Elysium is Energetic, Intense, Pulpy, Violent and Extremely Satisfying on Many Levels, But the Moralizing and Clunky Third Act Short Circuit the Narrative.

Rating: C+

MPAA Rating: R for strong bloody violence and language throughout.

Review by Luke Whitmire

Elysium Movie PosterPlot: In the year 2154, the 99% reside on a dilapidated Earth while the 1% are ensconced in a man-made, celestial sanctuary in space called Elysium,  and an ex-convict makes a concerted effort to fight for equality.

South African-born writer/director Neill Blomkamp, who wrote and directed the 2009 surprise hit District 9—an apartheid parable that reinvigorated the sci-fi genre with interesting new tropes and ideas—formulates another politically-charged allegory with Elysium.

Social class inequality, racism, poverty, immigration and accessible healthcare are important issues that weave the fabric of Elysium, constructed and decorated to give it a patina of political extremes: super-rich oligarchs are evil, proletarians are good and the robust military corporations want to besiege society for nefarious reasons. The protagonists want healthcare, while the antagonists want to keep their Stanford Torus free from illegal immigrants.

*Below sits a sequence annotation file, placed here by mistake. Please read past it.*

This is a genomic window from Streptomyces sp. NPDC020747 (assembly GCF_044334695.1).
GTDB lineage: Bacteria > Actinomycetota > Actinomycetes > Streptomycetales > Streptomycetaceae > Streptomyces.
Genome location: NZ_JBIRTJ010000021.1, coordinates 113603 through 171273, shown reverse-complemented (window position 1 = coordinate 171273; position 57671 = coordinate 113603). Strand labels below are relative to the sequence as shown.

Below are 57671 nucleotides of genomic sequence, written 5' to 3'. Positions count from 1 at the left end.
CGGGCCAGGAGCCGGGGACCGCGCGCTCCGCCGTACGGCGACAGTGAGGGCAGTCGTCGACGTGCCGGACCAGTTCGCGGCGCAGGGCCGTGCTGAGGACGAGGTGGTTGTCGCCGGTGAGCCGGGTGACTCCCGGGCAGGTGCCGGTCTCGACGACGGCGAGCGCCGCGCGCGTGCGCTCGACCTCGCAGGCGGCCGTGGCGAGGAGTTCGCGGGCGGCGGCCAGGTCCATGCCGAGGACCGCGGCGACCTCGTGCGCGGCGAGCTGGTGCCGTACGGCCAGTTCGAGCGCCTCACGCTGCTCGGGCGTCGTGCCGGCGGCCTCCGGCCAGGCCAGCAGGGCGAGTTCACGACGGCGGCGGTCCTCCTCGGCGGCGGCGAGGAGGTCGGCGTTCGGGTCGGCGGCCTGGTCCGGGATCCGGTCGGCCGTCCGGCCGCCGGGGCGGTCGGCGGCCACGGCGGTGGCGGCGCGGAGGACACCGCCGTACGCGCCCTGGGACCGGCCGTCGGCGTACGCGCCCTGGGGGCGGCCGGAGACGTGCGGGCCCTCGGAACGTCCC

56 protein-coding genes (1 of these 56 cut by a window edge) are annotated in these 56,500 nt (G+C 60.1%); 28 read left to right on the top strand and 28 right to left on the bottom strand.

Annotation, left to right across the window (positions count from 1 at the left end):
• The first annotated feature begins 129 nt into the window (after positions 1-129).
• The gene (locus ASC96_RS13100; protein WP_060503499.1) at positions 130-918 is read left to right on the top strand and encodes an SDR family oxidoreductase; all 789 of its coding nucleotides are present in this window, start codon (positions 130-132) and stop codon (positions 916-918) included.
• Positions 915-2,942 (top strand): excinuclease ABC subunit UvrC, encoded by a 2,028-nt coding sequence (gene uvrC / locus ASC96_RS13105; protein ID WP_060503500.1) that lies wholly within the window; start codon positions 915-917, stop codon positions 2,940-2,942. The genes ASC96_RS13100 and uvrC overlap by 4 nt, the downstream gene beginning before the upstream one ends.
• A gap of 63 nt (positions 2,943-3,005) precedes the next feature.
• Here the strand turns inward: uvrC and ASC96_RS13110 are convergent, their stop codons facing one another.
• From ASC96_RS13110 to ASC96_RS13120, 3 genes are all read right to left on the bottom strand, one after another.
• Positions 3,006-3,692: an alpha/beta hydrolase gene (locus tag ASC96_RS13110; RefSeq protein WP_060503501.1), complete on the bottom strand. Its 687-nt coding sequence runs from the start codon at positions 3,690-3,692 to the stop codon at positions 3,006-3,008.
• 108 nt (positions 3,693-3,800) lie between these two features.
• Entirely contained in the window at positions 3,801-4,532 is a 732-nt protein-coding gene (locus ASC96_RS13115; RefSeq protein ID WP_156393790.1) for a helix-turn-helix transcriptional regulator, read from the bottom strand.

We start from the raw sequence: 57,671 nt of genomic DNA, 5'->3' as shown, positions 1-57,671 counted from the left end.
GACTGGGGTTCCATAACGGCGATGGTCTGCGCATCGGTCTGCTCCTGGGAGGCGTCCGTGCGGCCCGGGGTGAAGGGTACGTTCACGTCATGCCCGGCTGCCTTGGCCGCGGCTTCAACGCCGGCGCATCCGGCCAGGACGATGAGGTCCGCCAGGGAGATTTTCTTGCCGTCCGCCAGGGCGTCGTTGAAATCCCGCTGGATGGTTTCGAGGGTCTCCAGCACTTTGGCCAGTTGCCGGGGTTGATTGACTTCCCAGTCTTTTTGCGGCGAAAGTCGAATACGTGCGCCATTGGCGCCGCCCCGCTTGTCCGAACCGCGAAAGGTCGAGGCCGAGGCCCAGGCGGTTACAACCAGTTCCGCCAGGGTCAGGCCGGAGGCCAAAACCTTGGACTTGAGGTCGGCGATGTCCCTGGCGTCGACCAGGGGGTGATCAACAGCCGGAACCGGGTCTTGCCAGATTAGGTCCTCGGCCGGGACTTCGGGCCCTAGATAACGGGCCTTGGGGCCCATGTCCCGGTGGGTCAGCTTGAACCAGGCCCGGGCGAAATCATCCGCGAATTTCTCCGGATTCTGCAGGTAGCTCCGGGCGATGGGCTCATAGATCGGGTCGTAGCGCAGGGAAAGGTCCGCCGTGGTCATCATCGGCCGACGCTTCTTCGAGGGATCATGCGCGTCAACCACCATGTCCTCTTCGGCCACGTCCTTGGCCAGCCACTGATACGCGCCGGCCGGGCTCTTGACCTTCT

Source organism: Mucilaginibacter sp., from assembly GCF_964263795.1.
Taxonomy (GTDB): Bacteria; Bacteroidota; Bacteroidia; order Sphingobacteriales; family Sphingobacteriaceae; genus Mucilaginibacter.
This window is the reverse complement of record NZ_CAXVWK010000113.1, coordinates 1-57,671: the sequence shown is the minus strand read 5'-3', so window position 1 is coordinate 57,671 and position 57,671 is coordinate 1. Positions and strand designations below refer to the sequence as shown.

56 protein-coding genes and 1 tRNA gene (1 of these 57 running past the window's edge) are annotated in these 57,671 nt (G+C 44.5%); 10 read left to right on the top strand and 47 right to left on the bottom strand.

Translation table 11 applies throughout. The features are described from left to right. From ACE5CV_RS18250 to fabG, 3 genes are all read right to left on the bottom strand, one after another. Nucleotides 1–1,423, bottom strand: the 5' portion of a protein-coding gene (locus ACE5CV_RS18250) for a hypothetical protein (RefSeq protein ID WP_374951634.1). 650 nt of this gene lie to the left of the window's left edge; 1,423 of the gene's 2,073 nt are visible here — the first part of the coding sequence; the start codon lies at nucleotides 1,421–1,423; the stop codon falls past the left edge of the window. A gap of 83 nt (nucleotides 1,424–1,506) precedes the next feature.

Matt Damon in Elysium

Matt Damon in Elysium

Most of the film takes place in Los Angeles, a dystopian society caused by hostile anti-immigration from the wealthy elite that has left millions in catastrophic conditions. Blomkamp structures an intriguing premise, but his message is not the thinking man’s fill-in-the-blank adventure it should have been. A little ambiguity would have elevated this story to greater heights, but the one-sidedness makes it too didactic. I do not mind films that inherit a particular social commentary, but to eviscerate all subtleties can mar the cinematic quality of the film and eliminate your audience, especially when your message is as contentious as “the haves and the have-nots”; and I’m sure the left will praise and the right will assail the film’s plea for universal healthcare, and its strong theme of wealth discrepancy. Some might even think the film promotes Karl Marx’s social conflict theory. Who knows, audiences might see this film more as being about humanity, helping your fellow man, than any partisan politics.

Matt Damon in Elysium Matt Damon plays an ex-convict named Max who was raised in a Catholic orphanage and served time in prison for car theft. Without going into plot details, Max is a factory worker and gets radiation sickness; he has only a few days to live and desperation to enter Elysium consumes him. Max knows the elite social class on Elysium can procure the best medical technology, “healing beds” that can cure any kind of disease and mend broken bones in a matter of seconds.